THE THREE LITTLE PIGS

This, the umpteenth app based on the familiar tale, rises far above most of its brethren. In this cheery, abbreviated version, all three pigs survive—and so does the wolf, who falls into a pot of boiling water but then rockets back up the chimney and runs off howling. The brightly colored, flat, cartoon-style piglets and their unkempt pursuer (the latter driving a delivery van) float through a sunny woodland setting, paced by narrative lines and side comments written in British idiom. “I only want to come in for a chat,” wheedles the wolf; “I’m puffed,” puns a running piglet. Both dialogue and narrative themselves float over sprightly background music. Though both the animation and the transitions are sometimes stiff, each scene offers a healthy dose of hidden animals, figures that can be flipped or moved back and forth, variable dialogue, changeable angles of view and other features. These are activated by touches, swipes, tilting the tablet and even blowing on the screen (readers can help the wolf huff and puff). A cast of British children reads the basic narrative and the touch-activated dialogue with great expression. Opening with buttons to select a silent text, an interactive “Read and Play” option or a slightly less feature-rich rendition that advances on its own for group showings, this engaging and versatile app is equally suited to single or collective viewing. It amply shows that this old dog—er, pig—can still learn new tricks. (iPad storybook app. 5-7)

Pub Date: Feb. 16, 2011

ISBN: N/A

Page Count: -

Publisher: Nosy Crow

Review Posted Online: March 4, 2011

Kirkus Reviews Issue: April 1, 2011

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Hee haw.

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THE WONKY DONKEY

The print version of a knee-slapping cumulative ditty.

In the song, Smith meets a donkey on the road. It is three-legged, and so a “wonky donkey” that, on further examination, has but one eye and so is a “winky wonky donkey” with a taste for country music and therefore a “honky-tonky winky wonky donkey,” and so on to a final characterization as a “spunky hanky-panky cranky stinky-dinky lanky honky-tonky winky wonky donkey.” A free musical recording (of this version, anyway—the author’s website hints at an adults-only version of the song) is available from the publisher and elsewhere online. Even though the book has no included soundtrack, the sly, high-spirited, eye patch–sporting donkey that grins, winks, farts, and clumps its way through the song on a prosthetic metal hoof in Cowley’s informal watercolors supplies comical visual flourishes for the silly wordplay. Look for ready guffaws from young audiences, whether read or sung, though those attuned to disability stereotypes may find themselves wincing instead or as well.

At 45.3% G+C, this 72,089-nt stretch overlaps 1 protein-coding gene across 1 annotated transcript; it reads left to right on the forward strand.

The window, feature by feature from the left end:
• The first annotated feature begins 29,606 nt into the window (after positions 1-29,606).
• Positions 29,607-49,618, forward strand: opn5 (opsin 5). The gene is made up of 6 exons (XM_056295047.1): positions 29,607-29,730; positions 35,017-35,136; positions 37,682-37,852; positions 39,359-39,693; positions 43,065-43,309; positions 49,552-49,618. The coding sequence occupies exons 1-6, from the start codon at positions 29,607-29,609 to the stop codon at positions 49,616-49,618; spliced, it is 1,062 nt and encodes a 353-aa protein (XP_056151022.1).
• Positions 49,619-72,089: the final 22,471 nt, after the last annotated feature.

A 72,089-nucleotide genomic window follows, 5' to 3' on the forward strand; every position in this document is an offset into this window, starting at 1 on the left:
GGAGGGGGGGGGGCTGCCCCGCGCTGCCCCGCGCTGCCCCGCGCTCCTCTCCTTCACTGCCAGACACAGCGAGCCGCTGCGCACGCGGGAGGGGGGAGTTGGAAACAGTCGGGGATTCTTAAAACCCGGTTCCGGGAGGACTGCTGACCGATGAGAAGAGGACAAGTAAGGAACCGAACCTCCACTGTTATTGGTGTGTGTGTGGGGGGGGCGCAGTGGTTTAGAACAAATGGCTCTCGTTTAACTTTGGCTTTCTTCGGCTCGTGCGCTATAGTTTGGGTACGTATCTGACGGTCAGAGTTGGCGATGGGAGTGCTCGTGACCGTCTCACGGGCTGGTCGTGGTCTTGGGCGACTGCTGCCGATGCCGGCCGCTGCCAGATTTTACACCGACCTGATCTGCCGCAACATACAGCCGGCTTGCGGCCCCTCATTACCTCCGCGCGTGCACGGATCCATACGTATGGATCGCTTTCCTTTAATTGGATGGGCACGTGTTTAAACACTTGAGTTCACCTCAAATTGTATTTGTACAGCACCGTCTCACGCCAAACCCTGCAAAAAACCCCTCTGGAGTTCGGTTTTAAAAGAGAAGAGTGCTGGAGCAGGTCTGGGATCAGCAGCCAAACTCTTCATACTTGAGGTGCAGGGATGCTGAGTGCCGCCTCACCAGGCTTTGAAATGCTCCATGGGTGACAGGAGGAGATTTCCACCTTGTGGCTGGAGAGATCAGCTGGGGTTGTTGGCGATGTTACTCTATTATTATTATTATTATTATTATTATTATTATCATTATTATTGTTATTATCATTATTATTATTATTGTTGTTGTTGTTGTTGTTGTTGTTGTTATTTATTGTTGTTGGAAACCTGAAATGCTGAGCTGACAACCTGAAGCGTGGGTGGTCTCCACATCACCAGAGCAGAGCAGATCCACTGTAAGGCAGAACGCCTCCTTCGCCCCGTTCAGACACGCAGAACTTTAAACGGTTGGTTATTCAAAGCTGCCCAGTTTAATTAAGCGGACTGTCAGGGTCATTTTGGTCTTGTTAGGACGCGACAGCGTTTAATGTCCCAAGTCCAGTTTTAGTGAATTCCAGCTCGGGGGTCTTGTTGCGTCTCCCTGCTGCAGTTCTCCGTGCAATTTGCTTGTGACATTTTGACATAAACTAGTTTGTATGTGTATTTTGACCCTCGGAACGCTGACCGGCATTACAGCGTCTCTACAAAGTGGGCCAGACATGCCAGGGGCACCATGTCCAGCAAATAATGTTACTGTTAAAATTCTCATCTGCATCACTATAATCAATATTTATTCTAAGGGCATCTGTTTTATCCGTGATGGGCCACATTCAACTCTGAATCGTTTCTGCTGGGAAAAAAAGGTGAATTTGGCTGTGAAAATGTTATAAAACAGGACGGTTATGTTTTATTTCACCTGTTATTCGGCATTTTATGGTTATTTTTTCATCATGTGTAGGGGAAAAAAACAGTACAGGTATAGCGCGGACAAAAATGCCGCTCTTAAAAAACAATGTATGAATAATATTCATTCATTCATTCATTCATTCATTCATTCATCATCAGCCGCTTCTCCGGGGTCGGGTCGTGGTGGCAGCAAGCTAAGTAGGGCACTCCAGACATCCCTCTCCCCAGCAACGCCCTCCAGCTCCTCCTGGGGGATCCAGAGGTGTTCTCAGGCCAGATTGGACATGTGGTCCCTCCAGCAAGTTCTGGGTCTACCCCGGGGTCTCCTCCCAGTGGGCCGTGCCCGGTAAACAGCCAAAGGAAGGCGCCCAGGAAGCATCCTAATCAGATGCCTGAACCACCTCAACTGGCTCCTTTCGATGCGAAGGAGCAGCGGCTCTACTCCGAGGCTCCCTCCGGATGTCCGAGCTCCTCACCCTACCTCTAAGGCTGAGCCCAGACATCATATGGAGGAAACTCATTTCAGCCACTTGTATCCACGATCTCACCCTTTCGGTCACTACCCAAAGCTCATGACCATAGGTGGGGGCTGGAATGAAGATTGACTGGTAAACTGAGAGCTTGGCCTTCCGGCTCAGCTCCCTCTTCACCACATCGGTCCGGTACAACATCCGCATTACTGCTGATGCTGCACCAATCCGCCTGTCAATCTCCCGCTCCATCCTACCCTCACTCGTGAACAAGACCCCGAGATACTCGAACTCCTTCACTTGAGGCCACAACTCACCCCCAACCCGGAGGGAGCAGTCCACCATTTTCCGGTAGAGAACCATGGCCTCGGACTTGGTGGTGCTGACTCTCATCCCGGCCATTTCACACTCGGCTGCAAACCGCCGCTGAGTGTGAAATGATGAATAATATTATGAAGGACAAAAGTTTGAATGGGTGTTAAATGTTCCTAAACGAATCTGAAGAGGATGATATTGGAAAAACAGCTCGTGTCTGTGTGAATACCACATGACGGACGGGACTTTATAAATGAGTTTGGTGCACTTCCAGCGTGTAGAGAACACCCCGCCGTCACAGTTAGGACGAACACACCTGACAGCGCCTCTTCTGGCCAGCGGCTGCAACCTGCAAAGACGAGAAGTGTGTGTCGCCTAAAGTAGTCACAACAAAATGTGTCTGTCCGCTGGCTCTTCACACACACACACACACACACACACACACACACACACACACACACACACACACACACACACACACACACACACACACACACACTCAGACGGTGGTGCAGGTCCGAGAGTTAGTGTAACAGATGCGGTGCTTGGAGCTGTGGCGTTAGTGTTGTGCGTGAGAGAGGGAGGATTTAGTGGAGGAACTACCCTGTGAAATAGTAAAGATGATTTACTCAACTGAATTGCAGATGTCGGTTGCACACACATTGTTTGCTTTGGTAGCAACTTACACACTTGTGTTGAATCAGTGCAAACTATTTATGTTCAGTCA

Hee haw. (Picture book. 5-7)

Pub Date: May 1, 2010

ISBN: 978-0-545-26124-1

Page Count: 26

Publisher: Scholastic

Review Posted Online: Dec. 29, 2018

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Wins for compassion and for the refusal to let physical limitations hold one back.

TINY T. REX AND THE IMPOSSIBLE HUG

With such short arms, how can Tiny T. Rex give a sad friend a hug?

Fleck goes for cute in the simple, minimally detailed illustrations, drawing the diminutive theropod with a chubby turquoise body and little nubs for limbs under a massive, squared-off head. Impelled by the sight of stegosaurian buddy Pointy looking glum, little Tiny sets out to attempt the seemingly impossible, a comforting hug. Having made the rounds seeking advice—the dino’s pea-green dad recommends math; purple, New Age aunt offers cucumber juice (“That is disgusting”); red mom tells him that it’s OK not to be able to hug (“You are tiny, but your heart is big!”), and blue and yellow older sibs suggest practice—Tiny takes up the last as the most immediately useful notion. Unfortunately, the “tree” the little reptile tries to hug turns out to be a pterodactyl’s leg. “Now I am falling,” Tiny notes in the consistently self-referential narrative. “I should not have let go.” Fortunately, Tiny lands on Pointy’s head, and the proclamation that though Rexes’ hugs may be tiny, “I will do my very best because you are my very best friend” proves just the mood-lightening ticket. “Thank you, Tiny. That was the biggest hug ever.” Young audiences always find the “clueless grown-ups” trope a knee-slapper, the overall tone never turns preachy, and Tiny’s instinctive kindness definitely puts him at (gentle) odds with the dinky dino star of Bob Shea’s Dinosaur Vs. series.

Wins for compassion and for the refusal to let physical limitations hold one back. (Picture book. 5-7)

Pub Date: March 5, 2019

ISBN: 978-1-4521-7033-6

Page Count: 48

Publisher: Chronicle Books

Review Posted Online: Nov. 12, 2018

Kirkus Reviews Issue: Dec. 1, 2018

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